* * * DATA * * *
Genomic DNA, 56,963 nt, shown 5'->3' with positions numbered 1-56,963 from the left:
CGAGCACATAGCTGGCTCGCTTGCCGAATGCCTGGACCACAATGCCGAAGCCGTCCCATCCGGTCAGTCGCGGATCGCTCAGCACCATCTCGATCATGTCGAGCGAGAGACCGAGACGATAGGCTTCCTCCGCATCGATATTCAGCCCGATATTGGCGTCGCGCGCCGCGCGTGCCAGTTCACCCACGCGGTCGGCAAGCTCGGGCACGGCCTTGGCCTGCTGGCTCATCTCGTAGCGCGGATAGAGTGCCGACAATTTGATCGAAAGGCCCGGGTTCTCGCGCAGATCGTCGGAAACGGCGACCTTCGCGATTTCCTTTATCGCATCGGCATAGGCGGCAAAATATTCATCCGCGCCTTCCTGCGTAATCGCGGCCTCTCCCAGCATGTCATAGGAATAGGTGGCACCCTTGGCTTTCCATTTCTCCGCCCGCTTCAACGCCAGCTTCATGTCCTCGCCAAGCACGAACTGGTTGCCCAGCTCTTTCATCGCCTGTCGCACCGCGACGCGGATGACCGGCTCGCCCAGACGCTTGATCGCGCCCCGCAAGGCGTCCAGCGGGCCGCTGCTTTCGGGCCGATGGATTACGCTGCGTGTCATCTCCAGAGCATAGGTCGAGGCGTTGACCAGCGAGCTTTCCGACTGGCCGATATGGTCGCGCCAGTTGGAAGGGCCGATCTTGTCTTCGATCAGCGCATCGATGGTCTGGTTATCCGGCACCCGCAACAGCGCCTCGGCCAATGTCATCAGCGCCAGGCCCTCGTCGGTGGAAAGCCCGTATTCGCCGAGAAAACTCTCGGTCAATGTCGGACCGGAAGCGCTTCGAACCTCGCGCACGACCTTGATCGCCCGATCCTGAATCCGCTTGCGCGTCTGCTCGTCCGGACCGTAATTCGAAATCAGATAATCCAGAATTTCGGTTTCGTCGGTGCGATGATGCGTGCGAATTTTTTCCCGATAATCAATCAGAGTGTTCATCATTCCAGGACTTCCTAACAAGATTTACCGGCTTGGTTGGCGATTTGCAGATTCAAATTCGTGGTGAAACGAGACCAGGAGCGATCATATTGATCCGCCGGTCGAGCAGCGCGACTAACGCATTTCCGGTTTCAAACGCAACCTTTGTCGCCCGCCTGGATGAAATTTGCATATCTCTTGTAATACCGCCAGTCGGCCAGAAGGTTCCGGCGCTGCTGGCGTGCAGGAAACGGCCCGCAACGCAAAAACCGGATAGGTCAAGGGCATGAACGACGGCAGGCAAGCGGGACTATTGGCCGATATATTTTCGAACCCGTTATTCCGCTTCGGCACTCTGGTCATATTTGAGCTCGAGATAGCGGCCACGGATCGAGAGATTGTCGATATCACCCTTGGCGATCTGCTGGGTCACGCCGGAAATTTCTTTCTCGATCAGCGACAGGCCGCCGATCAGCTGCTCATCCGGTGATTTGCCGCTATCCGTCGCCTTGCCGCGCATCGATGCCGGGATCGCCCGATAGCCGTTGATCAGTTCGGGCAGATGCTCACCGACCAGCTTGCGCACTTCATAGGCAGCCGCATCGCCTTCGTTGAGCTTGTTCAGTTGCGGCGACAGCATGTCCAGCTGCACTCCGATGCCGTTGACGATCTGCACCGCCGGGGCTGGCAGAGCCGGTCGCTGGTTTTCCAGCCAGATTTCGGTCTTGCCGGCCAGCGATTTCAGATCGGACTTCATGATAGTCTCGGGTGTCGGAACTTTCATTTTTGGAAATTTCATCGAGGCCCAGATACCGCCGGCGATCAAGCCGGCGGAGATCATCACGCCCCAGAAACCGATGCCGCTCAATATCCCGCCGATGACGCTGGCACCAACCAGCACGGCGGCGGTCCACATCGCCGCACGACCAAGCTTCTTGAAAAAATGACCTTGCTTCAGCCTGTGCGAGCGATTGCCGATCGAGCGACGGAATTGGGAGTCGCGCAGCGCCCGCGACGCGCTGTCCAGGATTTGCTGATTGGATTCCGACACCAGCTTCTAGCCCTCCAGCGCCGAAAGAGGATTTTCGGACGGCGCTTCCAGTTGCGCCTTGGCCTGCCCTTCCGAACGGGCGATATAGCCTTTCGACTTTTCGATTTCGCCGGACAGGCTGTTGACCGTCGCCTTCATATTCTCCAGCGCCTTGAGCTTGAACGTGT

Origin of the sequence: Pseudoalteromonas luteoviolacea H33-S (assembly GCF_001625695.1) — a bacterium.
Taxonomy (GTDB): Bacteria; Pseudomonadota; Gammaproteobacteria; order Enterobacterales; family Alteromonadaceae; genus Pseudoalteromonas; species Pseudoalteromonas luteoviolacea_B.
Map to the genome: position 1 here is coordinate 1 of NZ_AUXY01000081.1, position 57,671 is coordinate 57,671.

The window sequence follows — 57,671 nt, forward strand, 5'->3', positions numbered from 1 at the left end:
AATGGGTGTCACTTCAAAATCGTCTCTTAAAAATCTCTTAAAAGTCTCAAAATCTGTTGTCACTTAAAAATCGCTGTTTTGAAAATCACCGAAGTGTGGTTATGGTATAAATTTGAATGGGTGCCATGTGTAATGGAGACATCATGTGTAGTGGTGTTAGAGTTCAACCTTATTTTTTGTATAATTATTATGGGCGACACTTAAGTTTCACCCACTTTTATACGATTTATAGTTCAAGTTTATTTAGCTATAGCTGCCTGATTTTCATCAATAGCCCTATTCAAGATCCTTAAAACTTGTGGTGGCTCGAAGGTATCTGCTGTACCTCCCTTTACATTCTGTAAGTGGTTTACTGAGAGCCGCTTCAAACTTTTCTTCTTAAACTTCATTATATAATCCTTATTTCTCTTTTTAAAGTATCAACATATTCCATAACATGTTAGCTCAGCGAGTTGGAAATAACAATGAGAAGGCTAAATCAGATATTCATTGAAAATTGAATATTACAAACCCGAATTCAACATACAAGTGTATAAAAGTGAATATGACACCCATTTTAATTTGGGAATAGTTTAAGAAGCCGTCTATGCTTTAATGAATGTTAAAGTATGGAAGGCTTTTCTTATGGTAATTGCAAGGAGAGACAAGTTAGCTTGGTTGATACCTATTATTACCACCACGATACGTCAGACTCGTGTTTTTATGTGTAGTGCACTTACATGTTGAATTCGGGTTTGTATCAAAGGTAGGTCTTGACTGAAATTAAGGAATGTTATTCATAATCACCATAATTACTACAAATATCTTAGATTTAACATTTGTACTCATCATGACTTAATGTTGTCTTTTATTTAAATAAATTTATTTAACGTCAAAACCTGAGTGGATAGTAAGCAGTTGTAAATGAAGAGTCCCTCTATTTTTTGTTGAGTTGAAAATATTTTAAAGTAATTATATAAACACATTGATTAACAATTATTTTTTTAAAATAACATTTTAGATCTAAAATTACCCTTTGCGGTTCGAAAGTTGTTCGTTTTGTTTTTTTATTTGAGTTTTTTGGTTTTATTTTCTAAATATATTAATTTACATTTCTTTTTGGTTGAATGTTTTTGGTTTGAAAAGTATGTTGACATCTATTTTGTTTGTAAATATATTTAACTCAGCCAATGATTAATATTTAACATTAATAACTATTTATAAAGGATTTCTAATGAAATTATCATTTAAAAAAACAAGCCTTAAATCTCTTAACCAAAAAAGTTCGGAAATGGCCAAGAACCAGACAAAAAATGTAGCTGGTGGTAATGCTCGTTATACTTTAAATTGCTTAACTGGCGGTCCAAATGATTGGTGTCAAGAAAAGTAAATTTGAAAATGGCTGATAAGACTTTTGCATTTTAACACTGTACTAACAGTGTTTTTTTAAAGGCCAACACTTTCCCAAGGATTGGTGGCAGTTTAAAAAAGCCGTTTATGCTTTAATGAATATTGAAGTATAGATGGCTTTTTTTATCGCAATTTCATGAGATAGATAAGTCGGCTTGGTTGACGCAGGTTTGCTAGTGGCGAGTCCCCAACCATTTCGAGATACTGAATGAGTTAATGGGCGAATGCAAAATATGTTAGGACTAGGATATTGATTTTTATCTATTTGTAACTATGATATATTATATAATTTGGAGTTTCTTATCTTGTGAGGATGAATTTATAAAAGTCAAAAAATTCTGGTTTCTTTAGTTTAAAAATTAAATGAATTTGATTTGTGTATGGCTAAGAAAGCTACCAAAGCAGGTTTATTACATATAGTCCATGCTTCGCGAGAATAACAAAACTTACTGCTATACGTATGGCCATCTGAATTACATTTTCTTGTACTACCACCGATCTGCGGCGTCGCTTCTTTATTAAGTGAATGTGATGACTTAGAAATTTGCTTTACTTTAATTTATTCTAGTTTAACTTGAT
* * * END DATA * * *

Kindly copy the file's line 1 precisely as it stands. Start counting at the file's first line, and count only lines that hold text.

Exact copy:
Genomic DNA, 56,963 nt, shown 5'->3' with positions numbered 1-56,963 from the left: